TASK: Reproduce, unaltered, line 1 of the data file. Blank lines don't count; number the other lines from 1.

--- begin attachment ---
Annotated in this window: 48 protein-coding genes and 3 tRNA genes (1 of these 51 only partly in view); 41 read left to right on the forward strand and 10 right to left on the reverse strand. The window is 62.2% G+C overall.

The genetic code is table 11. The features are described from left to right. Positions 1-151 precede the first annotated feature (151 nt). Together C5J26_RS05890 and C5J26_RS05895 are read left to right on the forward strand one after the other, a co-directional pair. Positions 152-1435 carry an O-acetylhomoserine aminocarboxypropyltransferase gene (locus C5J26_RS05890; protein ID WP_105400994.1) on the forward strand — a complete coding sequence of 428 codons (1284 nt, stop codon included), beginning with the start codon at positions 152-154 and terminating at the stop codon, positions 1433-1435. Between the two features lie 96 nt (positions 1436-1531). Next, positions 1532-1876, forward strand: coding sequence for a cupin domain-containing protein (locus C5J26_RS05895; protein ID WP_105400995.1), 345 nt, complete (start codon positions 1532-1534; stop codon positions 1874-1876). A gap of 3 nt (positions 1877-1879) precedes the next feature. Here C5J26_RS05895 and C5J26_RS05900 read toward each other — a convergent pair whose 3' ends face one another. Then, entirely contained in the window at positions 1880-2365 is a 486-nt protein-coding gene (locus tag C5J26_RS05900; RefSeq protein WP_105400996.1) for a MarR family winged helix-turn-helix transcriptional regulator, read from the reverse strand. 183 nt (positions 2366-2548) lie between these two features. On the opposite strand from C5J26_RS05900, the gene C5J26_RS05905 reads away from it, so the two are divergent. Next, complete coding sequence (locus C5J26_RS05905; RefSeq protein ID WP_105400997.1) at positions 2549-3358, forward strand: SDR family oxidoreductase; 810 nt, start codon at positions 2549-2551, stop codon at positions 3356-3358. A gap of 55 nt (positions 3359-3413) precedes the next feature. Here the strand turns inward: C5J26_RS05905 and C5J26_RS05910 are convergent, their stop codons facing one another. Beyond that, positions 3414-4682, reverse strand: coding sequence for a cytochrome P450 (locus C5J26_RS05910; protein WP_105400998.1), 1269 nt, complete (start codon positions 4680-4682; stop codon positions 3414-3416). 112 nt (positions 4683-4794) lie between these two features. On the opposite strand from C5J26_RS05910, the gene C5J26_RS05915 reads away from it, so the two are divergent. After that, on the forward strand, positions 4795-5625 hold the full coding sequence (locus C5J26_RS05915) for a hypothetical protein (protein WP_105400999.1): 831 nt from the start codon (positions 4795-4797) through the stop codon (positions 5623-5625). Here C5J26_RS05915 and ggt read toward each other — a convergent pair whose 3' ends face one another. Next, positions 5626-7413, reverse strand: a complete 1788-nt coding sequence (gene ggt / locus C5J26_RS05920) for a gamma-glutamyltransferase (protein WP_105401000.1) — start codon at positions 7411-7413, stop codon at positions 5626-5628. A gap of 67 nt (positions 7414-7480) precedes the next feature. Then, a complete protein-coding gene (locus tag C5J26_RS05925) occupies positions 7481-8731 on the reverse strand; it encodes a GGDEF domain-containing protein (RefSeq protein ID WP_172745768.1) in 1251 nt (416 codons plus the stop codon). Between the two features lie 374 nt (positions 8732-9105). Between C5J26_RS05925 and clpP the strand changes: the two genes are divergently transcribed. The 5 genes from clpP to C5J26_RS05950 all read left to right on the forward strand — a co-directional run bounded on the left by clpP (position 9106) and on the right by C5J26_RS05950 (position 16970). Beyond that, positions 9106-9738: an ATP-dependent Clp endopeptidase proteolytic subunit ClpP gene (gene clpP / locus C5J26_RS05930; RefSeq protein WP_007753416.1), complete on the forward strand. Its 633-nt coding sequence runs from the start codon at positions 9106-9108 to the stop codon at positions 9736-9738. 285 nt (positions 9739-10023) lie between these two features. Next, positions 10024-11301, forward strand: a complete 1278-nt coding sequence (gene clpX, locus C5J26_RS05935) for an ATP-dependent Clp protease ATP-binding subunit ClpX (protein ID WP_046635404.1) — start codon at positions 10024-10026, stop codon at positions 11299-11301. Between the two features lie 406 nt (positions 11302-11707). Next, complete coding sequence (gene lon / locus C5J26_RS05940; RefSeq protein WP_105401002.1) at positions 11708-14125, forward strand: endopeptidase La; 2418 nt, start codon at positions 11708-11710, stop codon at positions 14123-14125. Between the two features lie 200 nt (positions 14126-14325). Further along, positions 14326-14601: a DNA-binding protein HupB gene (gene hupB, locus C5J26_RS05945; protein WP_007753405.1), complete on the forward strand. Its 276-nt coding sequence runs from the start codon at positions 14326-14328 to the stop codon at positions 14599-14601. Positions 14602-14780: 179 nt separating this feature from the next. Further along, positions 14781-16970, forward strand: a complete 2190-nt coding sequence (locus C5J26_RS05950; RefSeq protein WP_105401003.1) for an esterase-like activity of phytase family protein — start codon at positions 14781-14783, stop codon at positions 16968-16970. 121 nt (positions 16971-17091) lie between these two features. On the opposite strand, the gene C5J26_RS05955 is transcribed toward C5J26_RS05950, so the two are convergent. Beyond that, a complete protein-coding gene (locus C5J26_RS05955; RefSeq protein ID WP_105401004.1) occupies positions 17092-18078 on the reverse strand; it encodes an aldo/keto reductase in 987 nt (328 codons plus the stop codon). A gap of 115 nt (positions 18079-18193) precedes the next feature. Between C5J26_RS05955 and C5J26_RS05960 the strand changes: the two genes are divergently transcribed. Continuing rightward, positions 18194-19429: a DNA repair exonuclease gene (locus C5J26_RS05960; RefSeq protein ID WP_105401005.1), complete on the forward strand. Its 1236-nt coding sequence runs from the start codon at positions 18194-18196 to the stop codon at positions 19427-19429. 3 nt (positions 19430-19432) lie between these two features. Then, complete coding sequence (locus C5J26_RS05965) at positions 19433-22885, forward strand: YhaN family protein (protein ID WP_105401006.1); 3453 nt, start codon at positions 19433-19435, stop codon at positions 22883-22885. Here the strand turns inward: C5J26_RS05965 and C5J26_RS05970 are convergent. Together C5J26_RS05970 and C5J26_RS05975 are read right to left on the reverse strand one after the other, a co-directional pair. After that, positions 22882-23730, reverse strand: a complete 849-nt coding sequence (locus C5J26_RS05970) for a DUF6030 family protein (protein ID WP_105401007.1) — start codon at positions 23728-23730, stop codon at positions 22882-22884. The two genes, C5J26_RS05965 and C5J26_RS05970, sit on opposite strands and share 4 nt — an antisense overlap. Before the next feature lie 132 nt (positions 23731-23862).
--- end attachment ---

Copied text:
Annotated in this window: 48 protein-coding genes and 3 tRNA genes (1 of these 51 only partly in view); 41 read left to right on the forward strand and 10 right to left on the reverse strand. The window is 62.2% G+C overall.